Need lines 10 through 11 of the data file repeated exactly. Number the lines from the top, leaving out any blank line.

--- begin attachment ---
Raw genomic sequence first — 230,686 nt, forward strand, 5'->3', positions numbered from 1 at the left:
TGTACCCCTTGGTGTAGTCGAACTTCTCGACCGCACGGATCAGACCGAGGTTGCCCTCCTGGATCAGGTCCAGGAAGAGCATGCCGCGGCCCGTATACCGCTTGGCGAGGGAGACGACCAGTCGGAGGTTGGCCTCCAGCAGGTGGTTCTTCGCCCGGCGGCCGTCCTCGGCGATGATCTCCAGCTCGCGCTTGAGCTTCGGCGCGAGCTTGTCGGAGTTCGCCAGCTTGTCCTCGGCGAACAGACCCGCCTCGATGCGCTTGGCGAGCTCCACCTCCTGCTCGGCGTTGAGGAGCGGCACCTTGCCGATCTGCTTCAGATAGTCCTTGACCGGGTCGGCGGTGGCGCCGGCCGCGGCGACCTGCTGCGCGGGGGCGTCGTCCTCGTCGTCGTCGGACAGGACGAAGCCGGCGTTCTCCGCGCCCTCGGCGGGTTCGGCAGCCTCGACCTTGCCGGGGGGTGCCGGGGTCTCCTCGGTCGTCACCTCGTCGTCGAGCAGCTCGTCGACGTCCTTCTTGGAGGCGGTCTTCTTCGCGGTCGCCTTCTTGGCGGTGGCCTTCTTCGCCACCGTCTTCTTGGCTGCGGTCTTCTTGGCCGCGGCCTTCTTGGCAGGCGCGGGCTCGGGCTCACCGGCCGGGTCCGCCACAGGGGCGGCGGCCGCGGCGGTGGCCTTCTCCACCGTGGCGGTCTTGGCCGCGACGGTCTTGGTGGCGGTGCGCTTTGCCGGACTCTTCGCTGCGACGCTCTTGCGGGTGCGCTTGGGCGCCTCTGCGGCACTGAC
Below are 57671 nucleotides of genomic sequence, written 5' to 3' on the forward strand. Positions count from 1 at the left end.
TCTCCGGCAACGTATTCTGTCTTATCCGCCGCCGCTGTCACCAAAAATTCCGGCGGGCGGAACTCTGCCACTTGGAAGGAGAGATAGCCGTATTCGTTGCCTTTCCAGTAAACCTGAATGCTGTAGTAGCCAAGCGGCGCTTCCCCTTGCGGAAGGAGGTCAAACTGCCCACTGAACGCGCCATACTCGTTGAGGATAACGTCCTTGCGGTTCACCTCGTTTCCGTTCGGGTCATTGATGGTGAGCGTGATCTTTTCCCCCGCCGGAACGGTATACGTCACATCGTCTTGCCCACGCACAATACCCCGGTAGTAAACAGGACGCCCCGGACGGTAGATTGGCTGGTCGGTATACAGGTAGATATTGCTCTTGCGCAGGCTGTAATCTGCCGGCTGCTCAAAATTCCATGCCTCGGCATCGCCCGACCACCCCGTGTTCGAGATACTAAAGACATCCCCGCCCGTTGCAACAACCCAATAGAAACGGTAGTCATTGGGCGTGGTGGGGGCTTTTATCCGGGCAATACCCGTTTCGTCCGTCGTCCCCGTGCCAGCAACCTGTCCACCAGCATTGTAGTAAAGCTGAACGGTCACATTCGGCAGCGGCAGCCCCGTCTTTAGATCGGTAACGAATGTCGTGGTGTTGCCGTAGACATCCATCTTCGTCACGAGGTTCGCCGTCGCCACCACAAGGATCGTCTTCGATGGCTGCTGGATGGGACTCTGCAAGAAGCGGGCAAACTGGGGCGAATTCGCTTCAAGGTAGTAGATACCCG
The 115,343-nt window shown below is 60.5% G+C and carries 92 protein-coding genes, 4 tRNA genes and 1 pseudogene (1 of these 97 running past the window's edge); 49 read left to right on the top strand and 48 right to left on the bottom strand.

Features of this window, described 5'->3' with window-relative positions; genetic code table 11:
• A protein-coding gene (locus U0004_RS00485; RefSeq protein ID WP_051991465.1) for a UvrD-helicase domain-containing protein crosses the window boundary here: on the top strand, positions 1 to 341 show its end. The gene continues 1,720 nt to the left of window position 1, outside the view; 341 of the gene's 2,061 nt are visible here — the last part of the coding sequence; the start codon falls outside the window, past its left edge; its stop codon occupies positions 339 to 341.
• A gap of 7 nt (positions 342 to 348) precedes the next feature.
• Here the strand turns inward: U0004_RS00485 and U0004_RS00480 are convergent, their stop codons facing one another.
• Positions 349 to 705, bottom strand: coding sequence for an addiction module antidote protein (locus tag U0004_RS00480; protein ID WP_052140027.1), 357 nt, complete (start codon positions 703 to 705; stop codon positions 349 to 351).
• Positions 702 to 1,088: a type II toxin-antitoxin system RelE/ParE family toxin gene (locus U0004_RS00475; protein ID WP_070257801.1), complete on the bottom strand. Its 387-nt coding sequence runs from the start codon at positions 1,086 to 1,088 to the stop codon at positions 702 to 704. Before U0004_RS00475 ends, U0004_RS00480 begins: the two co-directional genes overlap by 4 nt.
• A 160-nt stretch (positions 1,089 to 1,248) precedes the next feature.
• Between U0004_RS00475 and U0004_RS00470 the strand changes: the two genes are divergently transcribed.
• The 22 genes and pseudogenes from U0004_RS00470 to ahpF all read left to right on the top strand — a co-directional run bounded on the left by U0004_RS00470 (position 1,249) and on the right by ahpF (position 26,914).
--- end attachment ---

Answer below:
• Positions 349 to 705, bottom strand: coding sequence for an addiction module antidote protein (locus tag U0004_RS00480; protein ID WP_052140027.1), 357 nt, complete (start codon positions 703 to 705; stop codon positions 349 to 351).
• Positions 702 to 1,088: a type II toxin-antitoxin system RelE/ParE family toxin gene (locus U0004_RS00475; protein ID WP_070257801.1), complete on the bottom strand. Its 387-nt coding sequence runs from the start codon at positions 1,086 to 1,088 to the stop codon at positions 702 to 704. Before U0004_RS00475 ends, U0004_RS00480 begins: the two co-directional genes overlap by 4 nt.